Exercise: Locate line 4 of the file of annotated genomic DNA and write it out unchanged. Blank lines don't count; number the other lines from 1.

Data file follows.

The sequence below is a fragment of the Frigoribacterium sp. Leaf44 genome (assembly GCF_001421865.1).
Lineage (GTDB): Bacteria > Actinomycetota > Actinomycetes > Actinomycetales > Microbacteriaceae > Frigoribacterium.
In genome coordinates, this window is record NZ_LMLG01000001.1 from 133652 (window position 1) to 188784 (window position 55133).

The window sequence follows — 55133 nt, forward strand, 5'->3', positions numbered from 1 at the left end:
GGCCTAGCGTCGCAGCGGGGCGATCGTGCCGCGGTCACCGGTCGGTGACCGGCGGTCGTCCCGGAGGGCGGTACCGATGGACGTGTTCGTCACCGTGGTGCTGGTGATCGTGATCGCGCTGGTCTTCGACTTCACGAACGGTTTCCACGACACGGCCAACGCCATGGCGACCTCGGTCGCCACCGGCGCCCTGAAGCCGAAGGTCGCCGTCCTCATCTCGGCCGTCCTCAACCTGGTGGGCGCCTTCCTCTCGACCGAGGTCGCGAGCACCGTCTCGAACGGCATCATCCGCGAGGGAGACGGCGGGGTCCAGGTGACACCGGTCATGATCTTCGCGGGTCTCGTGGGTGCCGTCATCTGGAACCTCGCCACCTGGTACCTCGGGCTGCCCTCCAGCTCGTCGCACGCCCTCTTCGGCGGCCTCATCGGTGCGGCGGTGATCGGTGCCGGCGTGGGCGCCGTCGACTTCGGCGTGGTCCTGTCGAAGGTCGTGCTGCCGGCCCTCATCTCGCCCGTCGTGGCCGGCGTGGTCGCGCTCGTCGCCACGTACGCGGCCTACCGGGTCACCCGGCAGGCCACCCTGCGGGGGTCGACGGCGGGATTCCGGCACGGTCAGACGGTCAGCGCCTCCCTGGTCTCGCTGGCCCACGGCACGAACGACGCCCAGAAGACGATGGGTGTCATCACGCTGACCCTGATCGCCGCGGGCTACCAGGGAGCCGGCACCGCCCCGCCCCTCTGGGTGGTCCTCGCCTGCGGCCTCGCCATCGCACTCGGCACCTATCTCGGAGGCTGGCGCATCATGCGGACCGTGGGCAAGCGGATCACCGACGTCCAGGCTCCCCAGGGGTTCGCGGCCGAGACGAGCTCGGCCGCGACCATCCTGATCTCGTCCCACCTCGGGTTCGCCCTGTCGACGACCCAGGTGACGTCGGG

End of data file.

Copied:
The window sequence follows — 55133 nt, forward strand, 5'->3', positions numbered from 1 at the left end: